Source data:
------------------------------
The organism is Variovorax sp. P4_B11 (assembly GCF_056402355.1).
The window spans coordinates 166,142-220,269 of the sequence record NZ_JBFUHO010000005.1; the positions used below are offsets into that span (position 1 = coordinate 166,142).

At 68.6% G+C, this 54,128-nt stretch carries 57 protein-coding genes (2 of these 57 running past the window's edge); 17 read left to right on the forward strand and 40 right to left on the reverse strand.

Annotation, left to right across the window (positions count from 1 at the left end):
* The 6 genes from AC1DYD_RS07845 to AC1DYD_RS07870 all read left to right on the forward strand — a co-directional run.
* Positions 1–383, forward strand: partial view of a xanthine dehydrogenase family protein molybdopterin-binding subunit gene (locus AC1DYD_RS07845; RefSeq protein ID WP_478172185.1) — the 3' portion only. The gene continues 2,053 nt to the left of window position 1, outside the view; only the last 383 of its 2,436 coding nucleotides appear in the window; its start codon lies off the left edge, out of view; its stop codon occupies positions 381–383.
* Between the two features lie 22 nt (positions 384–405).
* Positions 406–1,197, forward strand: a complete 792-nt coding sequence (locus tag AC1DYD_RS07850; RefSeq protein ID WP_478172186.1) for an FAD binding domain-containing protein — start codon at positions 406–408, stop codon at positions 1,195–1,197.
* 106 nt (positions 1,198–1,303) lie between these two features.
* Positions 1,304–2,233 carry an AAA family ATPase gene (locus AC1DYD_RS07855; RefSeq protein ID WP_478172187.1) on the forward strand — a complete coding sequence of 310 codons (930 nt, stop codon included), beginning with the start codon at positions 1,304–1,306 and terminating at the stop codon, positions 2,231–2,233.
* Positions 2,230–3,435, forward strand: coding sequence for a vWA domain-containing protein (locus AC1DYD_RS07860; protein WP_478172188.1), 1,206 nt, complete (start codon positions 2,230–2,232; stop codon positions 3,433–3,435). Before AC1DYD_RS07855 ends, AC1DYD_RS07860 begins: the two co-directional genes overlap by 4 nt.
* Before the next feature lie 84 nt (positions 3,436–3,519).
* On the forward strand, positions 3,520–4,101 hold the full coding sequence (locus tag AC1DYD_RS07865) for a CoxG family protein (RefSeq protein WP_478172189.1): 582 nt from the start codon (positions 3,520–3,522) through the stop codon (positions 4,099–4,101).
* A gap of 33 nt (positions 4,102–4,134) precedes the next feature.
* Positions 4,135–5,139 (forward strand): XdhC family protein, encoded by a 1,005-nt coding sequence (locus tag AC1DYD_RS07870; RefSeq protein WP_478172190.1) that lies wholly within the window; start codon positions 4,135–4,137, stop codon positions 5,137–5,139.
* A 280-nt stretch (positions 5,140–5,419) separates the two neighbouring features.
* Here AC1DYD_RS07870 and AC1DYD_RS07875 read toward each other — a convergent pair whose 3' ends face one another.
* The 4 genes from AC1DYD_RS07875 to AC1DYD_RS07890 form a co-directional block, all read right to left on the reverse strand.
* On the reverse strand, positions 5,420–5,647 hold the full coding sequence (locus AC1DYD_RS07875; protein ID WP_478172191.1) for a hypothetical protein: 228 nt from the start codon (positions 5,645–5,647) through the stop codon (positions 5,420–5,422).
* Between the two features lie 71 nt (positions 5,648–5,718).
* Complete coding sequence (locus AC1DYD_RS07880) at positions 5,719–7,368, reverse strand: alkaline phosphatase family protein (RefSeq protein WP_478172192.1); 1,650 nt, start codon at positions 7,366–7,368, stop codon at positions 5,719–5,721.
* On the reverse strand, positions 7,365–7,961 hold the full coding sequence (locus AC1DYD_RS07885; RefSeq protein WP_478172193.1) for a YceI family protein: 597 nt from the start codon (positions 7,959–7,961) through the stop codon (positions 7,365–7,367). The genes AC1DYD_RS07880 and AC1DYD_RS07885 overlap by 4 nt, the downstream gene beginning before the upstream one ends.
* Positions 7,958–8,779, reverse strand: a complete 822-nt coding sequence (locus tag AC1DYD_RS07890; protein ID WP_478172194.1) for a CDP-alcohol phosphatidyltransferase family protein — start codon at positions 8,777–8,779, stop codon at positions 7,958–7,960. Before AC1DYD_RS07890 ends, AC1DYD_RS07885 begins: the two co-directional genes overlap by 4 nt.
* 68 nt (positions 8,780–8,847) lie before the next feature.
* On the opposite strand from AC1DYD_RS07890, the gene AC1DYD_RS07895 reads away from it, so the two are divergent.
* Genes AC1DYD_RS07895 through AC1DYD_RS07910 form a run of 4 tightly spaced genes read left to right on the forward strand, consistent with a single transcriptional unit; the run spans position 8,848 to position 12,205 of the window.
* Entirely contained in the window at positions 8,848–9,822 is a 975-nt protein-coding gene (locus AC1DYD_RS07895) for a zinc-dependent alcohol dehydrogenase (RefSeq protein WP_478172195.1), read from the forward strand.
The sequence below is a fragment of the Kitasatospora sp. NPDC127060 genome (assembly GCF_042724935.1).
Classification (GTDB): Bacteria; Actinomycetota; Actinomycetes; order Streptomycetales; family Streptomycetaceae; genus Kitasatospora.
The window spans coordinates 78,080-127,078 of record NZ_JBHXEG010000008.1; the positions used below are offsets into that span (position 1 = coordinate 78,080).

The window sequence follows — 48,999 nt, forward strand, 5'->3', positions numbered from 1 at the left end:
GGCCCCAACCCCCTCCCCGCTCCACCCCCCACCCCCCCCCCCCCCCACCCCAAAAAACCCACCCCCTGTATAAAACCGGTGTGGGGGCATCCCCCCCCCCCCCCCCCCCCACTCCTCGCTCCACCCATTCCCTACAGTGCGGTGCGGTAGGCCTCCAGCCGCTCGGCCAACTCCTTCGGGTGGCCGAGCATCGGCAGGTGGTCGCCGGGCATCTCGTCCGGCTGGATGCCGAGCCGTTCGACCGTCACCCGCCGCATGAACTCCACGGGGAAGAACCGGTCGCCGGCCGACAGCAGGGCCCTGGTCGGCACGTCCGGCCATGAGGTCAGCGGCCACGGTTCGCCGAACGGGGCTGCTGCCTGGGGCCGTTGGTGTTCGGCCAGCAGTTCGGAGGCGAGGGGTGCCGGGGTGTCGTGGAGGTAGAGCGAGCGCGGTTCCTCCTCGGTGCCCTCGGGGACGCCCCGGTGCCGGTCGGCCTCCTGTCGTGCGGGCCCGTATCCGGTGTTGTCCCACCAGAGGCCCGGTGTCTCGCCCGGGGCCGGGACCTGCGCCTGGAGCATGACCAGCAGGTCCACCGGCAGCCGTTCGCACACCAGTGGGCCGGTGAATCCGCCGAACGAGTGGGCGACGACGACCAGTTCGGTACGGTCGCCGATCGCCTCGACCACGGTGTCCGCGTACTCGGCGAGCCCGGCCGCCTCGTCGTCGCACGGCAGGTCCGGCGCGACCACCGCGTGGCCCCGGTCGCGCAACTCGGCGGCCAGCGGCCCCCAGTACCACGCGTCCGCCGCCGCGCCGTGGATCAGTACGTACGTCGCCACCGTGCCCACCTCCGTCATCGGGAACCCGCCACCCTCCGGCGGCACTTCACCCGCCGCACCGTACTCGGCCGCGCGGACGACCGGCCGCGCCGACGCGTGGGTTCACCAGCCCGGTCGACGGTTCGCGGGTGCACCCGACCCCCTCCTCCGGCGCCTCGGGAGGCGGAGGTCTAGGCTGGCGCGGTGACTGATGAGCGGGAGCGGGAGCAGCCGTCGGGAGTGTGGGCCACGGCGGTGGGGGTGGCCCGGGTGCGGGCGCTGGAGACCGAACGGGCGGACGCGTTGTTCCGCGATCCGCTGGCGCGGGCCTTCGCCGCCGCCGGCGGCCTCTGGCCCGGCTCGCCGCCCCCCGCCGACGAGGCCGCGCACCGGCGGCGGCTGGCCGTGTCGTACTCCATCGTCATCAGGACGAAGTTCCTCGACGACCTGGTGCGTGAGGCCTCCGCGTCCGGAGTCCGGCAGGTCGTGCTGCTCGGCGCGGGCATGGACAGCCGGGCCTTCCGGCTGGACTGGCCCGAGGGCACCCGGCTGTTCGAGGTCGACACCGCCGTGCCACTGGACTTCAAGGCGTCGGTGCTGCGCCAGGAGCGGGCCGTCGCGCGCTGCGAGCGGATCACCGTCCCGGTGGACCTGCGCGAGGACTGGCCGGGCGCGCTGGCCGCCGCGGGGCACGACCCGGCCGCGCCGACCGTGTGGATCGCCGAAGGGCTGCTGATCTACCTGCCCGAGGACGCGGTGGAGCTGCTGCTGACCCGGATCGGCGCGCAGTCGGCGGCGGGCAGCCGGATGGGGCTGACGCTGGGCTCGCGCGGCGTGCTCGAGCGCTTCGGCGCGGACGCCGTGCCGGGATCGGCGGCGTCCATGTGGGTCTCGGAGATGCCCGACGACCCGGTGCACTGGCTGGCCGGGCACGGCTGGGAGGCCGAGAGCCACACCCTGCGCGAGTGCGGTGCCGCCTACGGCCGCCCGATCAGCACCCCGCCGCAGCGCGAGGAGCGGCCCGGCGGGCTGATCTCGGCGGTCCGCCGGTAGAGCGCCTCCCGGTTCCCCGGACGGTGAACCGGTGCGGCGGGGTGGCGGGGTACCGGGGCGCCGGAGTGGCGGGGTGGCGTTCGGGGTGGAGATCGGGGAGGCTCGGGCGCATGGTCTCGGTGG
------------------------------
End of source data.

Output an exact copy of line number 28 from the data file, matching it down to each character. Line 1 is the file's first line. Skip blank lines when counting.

The sequence below is a fragment of the Kitasatospora sp. NPDC127060 genome (assembly GCF_042724935.1).